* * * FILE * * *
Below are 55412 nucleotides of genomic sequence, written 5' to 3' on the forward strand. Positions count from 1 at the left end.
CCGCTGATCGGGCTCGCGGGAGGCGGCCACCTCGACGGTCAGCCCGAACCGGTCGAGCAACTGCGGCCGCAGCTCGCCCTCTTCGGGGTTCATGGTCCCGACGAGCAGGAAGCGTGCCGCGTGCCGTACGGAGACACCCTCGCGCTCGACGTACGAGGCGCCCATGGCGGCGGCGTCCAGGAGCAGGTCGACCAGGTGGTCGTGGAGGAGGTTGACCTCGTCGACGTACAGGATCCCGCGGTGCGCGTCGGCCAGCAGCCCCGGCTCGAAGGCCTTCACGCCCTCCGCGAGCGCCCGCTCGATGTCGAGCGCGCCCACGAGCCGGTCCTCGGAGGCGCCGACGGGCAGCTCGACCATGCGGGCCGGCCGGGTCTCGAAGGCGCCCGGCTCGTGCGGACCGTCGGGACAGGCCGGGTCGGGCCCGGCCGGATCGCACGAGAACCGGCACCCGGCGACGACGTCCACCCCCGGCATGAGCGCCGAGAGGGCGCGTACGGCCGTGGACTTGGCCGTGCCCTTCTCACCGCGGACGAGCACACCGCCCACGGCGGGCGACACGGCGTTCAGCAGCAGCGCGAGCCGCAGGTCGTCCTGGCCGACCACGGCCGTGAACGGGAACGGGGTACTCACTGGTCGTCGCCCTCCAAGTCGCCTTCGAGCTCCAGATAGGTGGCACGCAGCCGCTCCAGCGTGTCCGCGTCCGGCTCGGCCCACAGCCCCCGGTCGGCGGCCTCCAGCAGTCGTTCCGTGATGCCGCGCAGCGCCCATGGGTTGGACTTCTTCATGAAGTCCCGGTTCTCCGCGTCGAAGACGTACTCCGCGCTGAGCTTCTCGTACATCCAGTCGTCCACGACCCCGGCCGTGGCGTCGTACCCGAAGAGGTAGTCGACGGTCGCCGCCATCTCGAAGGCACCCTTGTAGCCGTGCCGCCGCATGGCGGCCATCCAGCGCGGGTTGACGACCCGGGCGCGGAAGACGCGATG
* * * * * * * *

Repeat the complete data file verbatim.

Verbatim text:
Below are 55412 nucleotides of genomic sequence, written 5' to 3' on the forward strand. Positions count from 1 at the left end.
CCGCTGATCGGGCTCGCGGGAGGCGGCCACCTCGACGGTCAGCCCGAACCGGTCGAGCAACTGCGGCCGCAGCTCGCCCTCTTCGGGGTTCATGGTCCCGACGAGCAGGAAGCGTGCCGCGTGCCGTACGGAGACACCCTCGCGCTCGACGTACGAGGCGCCCATGGCGGCGGCGTCCAGGAGCAGGTCGACCAGGTGGTCGTGGAGGAGGTTGACCTCGTCGACGTACAGGATCCCGCGGTGCGCGTCGGCCAGCAGCCCCGGCTCGAAGGCCTTCACGCCCTCCGCGAGCGCCCGCTCGATGTCGAGCGCGCCCACGAGCCGGTCCTCGGAGGCGCCGACGGGCAGCTCGACCATGCGGGCCGGCCGGGTCTCGAAGGCGCCCGGCTCGTGCGGACCGTCGGGACAGGCCGGGTCGGGCCCGGCCGGATCGCACGAGAACCGGCACCCGGCGACGACGTCCACCCCCGGCATGAGCGCCGAGAGGGCGCGTACGGCCGTGGACTTGGCCGTGCCCTTCTCACCGCGGACGAGCACACCGCCCACGGCGGGCGACACGGCGTTCAGCAGCAGCGCGAGCCGCAGGTCGTCCTGGCCGACCACGGCCGTGAACGGGAACGGGGTACTCACTGGTCGTCGCCCTCCAAGTCGCCTTCGAGCTCCAGATAGGTGGCACGCAGCCGCTCCAGCGTGTCCGCGTCCGGCTCGGCCCACAGCCCCCGGTCGGCGGCCTCCAGCAGTCGTTCCGTGATGCCGCGCAGCGCCCATGGGTTGGACTTCTTCATGAAGTCCCGGTTCTCCGCGTCGAAGACGTACTCCGCGCTGAGCTTCTCGTACATCCAGTCGTCCACGACCCCGGCCGTGGCGTCGTACCCGAAGAGGTAGTCGACGGTCGCCGCCATCTCGAAGGCACCCTTGTAGCCGTGCCGCCGCATGGCGGCCATCCAGCGCGGGTTGACGACCCGGGCGCGGAAGACGCGATG